Volume 18 Supplement 1
Predicting 6-month mortality of patients with traumatic brain injury: usefulness of common severity scores
© Skrifvars et al.; licensee BioMed Central Ltd. 2014
Published: 17 March 2014
Severity of illness scoring systems is paramount for the evaluation of quality of care of critically ill and trauma patients [1–3]. The purpose of the present study was to evaluate the usefulness of the Acute Physiology and Chronic Health Evaluation II (APACHE II), Simplified Acute Physiology Score II (SAPS II) and Sequential Organ Failure Assessment (SOFA) scores in predicting long-term outcome of patients with moderate-to-severe traumatic brain injury (TBI).
A Finnish multicenter ICU database was screened for TBI patients admitted in 2003 to 2012. Logistic regression was used for customization of the APACHE II, SAPS II and SOFA for 6-month mortality prediction. An adjusted SOFA model, including age, and a reference model, including only age and Glasgow Coma Scale, were built for comparison. A randomized split-sample technique was used for internal validation and prognostic performance was determined by assessing discrimination, calibration and precision.
A simple prognostic model, based only on age and GCS, displayed a fairly good prognostic performance in predicting 6-month mortality of ICU-treated patients with moderate-to-severe TBI. The use of more complex scoring systems added little to the prognostic performance.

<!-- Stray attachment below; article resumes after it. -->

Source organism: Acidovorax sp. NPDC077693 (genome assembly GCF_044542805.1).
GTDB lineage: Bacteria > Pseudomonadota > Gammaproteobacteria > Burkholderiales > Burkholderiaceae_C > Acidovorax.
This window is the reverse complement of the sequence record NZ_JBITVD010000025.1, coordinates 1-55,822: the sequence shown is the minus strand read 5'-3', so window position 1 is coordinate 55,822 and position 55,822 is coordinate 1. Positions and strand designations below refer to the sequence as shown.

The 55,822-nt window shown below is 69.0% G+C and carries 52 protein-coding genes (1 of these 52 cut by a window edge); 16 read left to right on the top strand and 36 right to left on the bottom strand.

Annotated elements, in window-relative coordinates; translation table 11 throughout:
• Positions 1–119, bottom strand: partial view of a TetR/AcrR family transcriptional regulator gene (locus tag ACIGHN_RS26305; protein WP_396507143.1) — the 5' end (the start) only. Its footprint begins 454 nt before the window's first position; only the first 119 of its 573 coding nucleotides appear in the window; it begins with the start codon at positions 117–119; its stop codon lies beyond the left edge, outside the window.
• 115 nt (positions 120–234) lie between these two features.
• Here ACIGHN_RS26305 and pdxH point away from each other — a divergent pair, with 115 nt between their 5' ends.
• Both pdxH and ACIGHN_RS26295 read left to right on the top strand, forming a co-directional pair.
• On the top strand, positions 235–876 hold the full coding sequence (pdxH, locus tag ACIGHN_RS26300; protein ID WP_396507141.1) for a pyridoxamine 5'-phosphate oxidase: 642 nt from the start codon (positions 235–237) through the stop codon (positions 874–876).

- Rothen , et al.: Curr Opin Crit Care. 2008, 14: 513-519. 10.1097/MCC.0b013e32830864e9View ArticlePubMedGoogle Scholar
- Woodhouse , et al.: Curr Opin Crit Care. 2009, 15: 450-455. 10.1097/MCC.0b013e32833079fbView ArticlePubMedGoogle Scholar
- Ridley , et al.: Anaesthesia. 1998, 53: 1185-1194. 10.1046/j.1365-2044.1998.00615.xView ArticlePubMedGoogle Scholar
This article is published under license to BioMed Central Ltd. This is an Open Access article distributed under the terms of the Creative Commons Attribution License (http://creativecommons.org/licenses/by/2.0), which permits unrestricted use, distribution, and reproduction in any medium, provided the original work is properly cited. The Creative Commons Public Domain Dedication waiver (http://creativecommons.org/publicdomain/zero/1.0/) applies to the data made available in this article, unless otherwise stated.